Newspaper article The Canadian Press

Obama 'Colbert' Show Appearance Won't Have Canada's Oilpatch Laughing

Newspaper article The Canadian Press

Obama 'Colbert' Show Appearance Won't Have Canada's Oilpatch Laughing

Article excerpt

Obama appears to diss Keystone XL on Colbert


WASHINGTON - In the Monday night episode of "The Colbert Report," the joke was on Canada's oil industry.

That's because the featured guest appeared to take a dig at the industry's long-awaited, long-delayed Keystone XL pipeline project.

Unfortunately for project proponents, it just so happened that this skeptical guest was the man who controls its fate: U.S. President Barack Obama.

The issue was raised by pretend news anchor Stephen Colbert. The instant he began touting the potential merits of the plan, the show's young, left-leaning studio audience began booing.

"Obviously these young people weren't polled," Obama said.

The segment was taped at George Washington University in the U.S. capital, where the students left no doubt about their preference and the president didn't appear keen to dissuade them.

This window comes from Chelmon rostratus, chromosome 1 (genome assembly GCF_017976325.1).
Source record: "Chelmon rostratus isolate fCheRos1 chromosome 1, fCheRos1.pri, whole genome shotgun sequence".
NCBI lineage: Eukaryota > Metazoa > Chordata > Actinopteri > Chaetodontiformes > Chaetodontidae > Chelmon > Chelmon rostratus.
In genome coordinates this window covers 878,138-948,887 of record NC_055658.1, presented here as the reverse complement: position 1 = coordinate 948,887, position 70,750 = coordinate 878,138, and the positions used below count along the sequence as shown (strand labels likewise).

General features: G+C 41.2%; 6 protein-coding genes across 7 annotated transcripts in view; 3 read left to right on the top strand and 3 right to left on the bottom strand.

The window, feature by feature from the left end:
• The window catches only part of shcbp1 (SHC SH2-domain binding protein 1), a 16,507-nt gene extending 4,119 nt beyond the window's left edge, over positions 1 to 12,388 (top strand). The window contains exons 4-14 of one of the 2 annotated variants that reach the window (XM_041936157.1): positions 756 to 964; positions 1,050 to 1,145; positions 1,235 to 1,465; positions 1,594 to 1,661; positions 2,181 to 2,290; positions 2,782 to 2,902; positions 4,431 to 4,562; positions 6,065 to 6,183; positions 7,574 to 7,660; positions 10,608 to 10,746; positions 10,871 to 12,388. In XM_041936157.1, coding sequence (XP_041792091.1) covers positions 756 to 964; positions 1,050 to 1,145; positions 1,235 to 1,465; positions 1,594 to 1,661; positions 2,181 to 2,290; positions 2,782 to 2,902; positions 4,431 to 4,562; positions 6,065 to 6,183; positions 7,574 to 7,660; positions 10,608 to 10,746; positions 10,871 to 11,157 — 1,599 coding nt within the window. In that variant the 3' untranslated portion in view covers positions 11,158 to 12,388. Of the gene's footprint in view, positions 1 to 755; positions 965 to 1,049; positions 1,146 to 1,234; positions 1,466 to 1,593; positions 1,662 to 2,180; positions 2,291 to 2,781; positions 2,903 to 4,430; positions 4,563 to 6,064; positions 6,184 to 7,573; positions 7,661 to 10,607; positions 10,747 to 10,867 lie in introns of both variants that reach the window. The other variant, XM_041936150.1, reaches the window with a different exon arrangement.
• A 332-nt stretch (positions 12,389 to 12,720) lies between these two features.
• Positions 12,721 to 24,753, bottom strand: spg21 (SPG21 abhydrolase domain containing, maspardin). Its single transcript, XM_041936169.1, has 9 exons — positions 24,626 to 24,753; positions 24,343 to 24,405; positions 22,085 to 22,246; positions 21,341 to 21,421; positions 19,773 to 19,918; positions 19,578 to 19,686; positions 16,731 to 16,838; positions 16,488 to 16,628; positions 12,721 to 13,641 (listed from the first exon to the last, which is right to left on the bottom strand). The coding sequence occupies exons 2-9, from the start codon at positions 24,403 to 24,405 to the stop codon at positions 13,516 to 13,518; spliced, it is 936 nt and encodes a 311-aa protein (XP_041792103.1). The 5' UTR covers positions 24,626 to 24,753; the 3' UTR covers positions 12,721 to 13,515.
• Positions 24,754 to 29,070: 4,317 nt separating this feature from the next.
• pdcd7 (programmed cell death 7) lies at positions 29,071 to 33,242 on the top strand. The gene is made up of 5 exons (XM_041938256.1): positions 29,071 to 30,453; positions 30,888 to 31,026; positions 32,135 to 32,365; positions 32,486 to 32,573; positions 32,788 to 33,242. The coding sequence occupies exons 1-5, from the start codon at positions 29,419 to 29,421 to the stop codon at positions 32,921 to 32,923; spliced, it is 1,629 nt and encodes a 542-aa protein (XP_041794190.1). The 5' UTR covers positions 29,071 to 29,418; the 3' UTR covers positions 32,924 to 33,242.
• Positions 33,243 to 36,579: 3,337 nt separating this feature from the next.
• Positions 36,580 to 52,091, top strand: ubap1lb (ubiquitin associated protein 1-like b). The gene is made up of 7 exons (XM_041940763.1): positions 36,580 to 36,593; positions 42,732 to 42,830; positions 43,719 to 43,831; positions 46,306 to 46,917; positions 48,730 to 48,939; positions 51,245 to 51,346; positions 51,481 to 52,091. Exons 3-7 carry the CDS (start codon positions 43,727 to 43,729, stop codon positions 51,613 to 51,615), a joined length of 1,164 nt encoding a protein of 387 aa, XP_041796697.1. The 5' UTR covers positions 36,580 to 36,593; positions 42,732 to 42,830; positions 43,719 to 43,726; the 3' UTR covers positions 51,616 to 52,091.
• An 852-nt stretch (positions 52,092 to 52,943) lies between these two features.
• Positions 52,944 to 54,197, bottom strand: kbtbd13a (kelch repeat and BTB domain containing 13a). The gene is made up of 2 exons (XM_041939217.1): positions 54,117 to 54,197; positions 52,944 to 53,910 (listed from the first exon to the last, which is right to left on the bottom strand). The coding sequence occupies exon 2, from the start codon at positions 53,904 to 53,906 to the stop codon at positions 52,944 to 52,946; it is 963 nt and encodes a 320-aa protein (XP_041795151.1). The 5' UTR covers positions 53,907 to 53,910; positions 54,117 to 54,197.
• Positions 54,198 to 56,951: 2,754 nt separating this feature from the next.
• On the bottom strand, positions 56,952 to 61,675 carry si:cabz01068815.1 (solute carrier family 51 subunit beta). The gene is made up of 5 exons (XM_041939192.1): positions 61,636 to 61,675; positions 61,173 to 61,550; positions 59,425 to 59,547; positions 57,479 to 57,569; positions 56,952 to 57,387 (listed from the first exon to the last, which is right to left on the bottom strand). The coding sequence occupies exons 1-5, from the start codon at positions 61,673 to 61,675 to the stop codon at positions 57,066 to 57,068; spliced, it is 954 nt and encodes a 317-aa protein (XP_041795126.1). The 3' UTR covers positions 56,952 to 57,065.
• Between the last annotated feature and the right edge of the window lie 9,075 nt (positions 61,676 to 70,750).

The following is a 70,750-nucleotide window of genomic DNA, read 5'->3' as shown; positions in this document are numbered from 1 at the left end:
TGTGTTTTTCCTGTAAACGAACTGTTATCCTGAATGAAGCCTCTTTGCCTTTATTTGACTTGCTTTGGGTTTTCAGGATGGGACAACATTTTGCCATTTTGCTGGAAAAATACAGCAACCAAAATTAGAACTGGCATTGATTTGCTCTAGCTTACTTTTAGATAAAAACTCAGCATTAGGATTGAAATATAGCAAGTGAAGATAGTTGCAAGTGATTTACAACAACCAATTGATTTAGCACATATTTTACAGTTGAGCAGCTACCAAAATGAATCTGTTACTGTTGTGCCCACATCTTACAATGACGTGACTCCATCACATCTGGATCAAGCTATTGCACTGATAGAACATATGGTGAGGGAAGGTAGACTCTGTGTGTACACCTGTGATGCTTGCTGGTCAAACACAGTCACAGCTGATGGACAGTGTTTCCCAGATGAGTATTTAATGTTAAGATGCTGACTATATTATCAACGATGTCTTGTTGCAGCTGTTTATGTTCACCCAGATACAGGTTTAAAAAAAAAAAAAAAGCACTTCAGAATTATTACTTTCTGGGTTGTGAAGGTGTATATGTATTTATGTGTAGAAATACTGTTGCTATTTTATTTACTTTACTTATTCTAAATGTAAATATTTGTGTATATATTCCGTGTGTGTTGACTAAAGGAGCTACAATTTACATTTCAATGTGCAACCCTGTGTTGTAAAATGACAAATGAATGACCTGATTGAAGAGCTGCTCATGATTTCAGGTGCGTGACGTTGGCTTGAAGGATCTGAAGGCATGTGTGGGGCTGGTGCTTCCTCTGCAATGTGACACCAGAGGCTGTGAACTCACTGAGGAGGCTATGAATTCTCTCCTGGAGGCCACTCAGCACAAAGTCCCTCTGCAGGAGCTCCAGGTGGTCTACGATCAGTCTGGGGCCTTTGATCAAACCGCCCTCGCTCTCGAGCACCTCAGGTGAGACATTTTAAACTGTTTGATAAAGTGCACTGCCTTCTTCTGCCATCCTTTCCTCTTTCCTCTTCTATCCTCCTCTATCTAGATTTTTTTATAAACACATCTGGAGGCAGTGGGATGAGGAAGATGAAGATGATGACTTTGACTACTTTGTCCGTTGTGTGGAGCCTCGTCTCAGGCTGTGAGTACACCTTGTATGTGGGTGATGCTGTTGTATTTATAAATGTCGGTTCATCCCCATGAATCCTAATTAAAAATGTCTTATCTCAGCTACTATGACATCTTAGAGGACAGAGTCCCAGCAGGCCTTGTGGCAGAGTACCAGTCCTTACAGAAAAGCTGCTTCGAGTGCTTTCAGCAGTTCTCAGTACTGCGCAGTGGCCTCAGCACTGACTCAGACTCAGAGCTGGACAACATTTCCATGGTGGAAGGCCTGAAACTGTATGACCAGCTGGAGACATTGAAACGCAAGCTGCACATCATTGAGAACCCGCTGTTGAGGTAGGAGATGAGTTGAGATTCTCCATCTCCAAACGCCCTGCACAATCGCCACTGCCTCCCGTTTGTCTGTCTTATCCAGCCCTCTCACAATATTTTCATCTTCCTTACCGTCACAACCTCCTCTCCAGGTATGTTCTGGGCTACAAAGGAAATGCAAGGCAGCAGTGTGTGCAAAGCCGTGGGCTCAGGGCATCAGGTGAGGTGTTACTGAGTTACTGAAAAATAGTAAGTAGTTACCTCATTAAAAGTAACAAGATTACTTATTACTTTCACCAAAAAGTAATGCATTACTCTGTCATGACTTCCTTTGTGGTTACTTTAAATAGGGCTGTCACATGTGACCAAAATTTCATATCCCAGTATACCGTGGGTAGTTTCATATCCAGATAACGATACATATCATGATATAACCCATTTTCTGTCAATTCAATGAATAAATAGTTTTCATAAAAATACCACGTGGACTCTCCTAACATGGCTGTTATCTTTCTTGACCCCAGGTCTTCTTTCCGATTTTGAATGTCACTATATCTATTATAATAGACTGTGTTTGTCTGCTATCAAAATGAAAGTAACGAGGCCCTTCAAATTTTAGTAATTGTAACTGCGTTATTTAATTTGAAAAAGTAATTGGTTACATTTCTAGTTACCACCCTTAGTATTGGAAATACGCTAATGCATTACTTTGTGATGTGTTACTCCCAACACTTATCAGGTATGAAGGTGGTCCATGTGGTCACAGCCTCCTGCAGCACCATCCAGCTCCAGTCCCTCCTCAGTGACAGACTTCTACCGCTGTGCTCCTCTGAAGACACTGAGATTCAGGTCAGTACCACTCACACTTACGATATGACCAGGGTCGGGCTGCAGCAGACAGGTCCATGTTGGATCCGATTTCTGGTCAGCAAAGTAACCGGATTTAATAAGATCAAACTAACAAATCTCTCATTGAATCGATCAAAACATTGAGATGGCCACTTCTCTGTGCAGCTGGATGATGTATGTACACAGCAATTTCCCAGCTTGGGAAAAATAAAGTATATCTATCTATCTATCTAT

Obama went on to list the project's pros and cons. He dwelled far more heavily on the negative, continuing a recent pattern in which he's sounded dismissive of Keystone.

He might have to make a decision as early as next month.

Obama assured the audience that he'll be guided by climate-change considerations because the economic merit is too negligible to be the deciding factor.

"These young people are going to have to live in a world where we already know temperatures are going up," Obama said, referring again to the crowd.

"Keystone is a potential contributor of that ... We have to weigh that against the amount of jobs it's actually going to create -- which are not a lot."

Obama said the pipeline wouldn't drive down gas prices for Americans, and experts generally agree with that. But he repeated a far more contested claim, that the pipeline would simply allow Canada to export its oil. He said the pipeline might be good for Canada but would only create a couple of thousand temporary construction jobs for Americans.

There were big cheers for what Obama said next: "We've got to measure that (benefit) against whether or not it's going to contribute to an overall warming of the planet -- which could be disastrous. …

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